Archive for the ‘Cookies and Bars’ Category

Zucchini Bars

Friday, July 31st, 2020

 

My farm share has included zucchini now for a couple of weeks. I’ve put it in a lot of stir fries. Yesterday, however, I felt compelled to bake … so I made these easy bars or squares or brownies or whatever you’d like to call them. They’re light and chock full of the green stuff.

Ingredients:

1/2 cup (1 stick) melted sweet butter
2 cups grated zucchini
1 cup sugar
1 egg. beaten
1/2 teaspoon baking soda
1/2 teaspoon baking powder
1/4 teaspoon salt
1 teaspoon ground cinnamon
1 cup flour

Instructions:

Preheat the oven to 350 degrees. Line an 8-by-8-inch pan with foil and then grease and flour the foil.

Stir together the melted butter and the sugar, followed by the grated zucchini. Mix in the egg, stirring well to incorporate; then add the baking soda, the baking powder, the salt, and the cinnamon. Stir in the flour, and pour the batter into the prepared pan.

Bake until a toothpick inserted into the center of the concoction comes out clean, about 35 to 40 minutes. Makes about 16 squares, depending on how big you cut them.

Cider and Autumn

Wednesday, October 31st, 2018

I’m not much of a cider drinker in general. When cider comes fresh from a local orchard, however, I can’t resist it.

This weekend my area in western Massachusetts will once again celebrate Franklin County Cider Days. Hard cider is now very chic—but we loved it before it was chic; this festival has been going on for more than two decades.

This year’s offerings include an amateur-cider-making competition, a cider dinner (already sold out!), tastings, lectures, and cooking demonstrations. I’m not involved this year, but even without me the weekend will be full of fun and flavor.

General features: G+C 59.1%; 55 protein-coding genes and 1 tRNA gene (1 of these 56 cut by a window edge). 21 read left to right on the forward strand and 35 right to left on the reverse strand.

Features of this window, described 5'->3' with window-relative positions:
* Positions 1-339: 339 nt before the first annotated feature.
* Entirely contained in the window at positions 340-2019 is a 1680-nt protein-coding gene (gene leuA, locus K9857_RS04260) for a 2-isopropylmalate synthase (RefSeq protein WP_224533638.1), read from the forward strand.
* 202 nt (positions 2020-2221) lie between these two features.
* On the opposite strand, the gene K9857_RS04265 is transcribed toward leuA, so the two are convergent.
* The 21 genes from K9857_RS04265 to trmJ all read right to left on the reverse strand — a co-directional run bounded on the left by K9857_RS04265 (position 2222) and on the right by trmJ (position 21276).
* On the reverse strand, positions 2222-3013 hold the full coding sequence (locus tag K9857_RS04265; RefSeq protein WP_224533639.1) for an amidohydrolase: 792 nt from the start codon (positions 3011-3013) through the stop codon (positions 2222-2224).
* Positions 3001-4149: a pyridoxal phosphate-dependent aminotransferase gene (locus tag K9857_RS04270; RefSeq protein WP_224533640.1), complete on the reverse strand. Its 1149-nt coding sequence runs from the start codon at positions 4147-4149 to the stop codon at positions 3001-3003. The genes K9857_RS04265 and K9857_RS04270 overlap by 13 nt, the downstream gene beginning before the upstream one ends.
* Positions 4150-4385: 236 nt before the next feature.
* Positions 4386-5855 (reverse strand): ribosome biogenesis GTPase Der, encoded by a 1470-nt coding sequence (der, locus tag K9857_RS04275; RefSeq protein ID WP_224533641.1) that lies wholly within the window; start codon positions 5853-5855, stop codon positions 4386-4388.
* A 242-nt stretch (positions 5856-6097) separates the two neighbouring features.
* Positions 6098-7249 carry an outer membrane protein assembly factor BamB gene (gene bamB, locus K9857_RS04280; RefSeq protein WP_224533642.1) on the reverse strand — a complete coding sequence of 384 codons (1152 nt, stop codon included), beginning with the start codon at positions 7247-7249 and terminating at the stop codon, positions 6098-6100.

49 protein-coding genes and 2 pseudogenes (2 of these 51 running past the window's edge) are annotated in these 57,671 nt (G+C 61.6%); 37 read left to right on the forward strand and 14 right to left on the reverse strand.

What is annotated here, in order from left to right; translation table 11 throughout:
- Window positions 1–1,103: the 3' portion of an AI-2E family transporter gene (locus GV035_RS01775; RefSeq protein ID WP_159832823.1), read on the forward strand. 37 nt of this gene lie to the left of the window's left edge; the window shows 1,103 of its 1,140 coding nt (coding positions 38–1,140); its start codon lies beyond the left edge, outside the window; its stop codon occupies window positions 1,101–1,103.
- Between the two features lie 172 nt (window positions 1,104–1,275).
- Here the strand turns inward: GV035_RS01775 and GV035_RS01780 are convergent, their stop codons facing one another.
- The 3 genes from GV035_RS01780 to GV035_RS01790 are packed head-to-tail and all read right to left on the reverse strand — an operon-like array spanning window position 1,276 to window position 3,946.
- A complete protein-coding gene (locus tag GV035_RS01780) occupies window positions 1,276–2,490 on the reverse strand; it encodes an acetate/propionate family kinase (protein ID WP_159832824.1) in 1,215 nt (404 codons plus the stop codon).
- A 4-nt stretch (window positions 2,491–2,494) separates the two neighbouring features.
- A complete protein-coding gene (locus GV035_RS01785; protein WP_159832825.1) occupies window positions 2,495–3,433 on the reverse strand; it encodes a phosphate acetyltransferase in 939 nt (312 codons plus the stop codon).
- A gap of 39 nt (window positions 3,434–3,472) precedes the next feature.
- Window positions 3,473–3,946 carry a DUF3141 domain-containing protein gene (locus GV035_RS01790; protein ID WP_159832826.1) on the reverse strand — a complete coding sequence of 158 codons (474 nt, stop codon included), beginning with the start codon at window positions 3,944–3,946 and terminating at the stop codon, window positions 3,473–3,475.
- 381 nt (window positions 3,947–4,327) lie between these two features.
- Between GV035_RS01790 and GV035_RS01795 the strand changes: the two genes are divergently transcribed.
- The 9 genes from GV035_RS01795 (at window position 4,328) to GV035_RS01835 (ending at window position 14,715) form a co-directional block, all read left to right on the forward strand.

So when I went on Mass Appeal this morning to celebrate Halloween I felt that I should make something cider related. I only spearheaded one segment myself; the cidery in my own town of Hawley, Headwater Cider, sent a representative to make some pretty snazzy cocktails with Headwater’s hard cider.

My segment was simpler but also tasty. I mulled some cider. To me, mulling cider and Halloween go together; when the door keeps opening to admit trick or treaters, it’s nice to have something warming on the stove.

Because mulling cider is such a snappy recipe, I also made some of my chock-full oatmeal cookies. They go beautifully with the cider—and they’re a great Halloween offering for any trick or treaters who can’t eat chocolate.

Happy Halloween! Happy Cider Season!

Mulled Cider

Ingredients:

1/2 gallon apple cider (use the best quality you can find, from a farm/orchard if possible)
4 cinnamon sticks